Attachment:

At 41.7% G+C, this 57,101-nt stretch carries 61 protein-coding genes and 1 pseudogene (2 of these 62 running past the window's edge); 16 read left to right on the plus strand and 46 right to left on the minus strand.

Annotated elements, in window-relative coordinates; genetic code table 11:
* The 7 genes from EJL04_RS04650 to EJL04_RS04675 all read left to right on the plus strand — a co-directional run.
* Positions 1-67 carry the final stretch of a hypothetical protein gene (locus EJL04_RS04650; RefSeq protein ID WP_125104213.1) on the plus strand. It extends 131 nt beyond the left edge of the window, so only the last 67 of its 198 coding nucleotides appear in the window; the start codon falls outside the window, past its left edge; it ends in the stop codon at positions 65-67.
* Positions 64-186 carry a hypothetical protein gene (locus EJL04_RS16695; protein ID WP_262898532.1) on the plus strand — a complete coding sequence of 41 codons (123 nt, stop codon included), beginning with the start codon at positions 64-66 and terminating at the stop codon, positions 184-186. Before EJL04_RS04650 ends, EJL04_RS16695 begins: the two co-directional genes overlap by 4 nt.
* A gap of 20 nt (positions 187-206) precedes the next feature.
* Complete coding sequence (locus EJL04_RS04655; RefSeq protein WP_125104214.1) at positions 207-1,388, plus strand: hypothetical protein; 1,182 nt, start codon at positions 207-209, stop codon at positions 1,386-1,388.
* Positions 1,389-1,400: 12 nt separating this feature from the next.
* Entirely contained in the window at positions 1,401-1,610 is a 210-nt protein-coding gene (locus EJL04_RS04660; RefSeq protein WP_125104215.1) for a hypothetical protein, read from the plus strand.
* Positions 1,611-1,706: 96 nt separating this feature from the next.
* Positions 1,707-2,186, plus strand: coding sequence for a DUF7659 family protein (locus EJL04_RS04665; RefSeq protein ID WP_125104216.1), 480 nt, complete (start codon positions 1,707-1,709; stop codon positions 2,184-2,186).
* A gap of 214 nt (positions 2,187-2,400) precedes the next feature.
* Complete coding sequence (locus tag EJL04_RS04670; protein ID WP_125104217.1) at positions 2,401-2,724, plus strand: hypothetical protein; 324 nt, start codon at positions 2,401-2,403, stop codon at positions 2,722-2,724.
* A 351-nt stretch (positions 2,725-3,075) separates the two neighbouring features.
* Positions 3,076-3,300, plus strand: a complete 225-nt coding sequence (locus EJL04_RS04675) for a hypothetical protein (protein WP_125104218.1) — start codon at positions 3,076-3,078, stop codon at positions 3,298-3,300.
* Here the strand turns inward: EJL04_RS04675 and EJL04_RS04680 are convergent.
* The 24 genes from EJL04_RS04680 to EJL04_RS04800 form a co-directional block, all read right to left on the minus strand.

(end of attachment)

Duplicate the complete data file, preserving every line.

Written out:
At 41.7% G+C, this 57,101-nt stretch carries 61 protein-coding genes and 1 pseudogene (2 of these 62 running past the window's edge); 16 read left to right on the plus strand and 46 right to left on the minus strand.

Annotated elements, in window-relative coordinates; genetic code table 11:
* The 7 genes from EJL04_RS04650 to EJL04_RS04675 all read left to right on the plus strand — a co-directional run.
* Positions 1-67 carry the final stretch of a hypothetical protein gene (locus EJL04_RS04650; RefSeq protein ID WP_125104213.1) on the plus strand. It extends 131 nt beyond the left edge of the window, so only the last 67 of its 198 coding nucleotides appear in the window; the start codon falls outside the window, past its left edge; it ends in the stop codon at positions 65-67.
* Positions 64-186 carry a hypothetical protein gene (locus EJL04_RS16695; protein ID WP_262898532.1) on the plus strand — a complete coding sequence of 41 codons (123 nt, stop codon included), beginning with the start codon at positions 64-66 and terminating at the stop codon, positions 184-186. Before EJL04_RS04650 ends, EJL04_RS16695 begins: the two co-directional genes overlap by 4 nt.
* A gap of 20 nt (positions 187-206) precedes the next feature.
* Complete coding sequence (locus EJL04_RS04655; RefSeq protein WP_125104214.1) at positions 207-1,388, plus strand: hypothetical protein; 1,182 nt, start codon at positions 207-209, stop codon at positions 1,386-1,388.
* Positions 1,389-1,400: 12 nt separating this feature from the next.
* Entirely contained in the window at positions 1,401-1,610 is a 210-nt protein-coding gene (locus EJL04_RS04660; RefSeq protein WP_125104215.1) for a hypothetical protein, read from the plus strand.
* Positions 1,611-1,706: 96 nt separating this feature from the next.
* Positions 1,707-2,186, plus strand: coding sequence for a DUF7659 family protein (locus EJL04_RS04665; RefSeq protein ID WP_125104216.1), 480 nt, complete (start codon positions 1,707-1,709; stop codon positions 2,184-2,186).
* A gap of 214 nt (positions 2,187-2,400) precedes the next feature.
* Complete coding sequence (locus tag EJL04_RS04670; protein ID WP_125104217.1) at positions 2,401-2,724, plus strand: hypothetical protein; 324 nt, start codon at positions 2,401-2,403, stop codon at positions 2,722-2,724.
* A 351-nt stretch (positions 2,725-3,075) separates the two neighbouring features.
* Positions 3,076-3,300, plus strand: a complete 225-nt coding sequence (locus EJL04_RS04675) for a hypothetical protein (protein WP_125104218.1) — start codon at positions 3,076-3,078, stop codon at positions 3,298-3,300.
* Here the strand turns inward: EJL04_RS04675 and EJL04_RS04680 are convergent.
* The 24 genes from EJL04_RS04680 to EJL04_RS04800 form a co-directional block, all read right to left on the minus strand.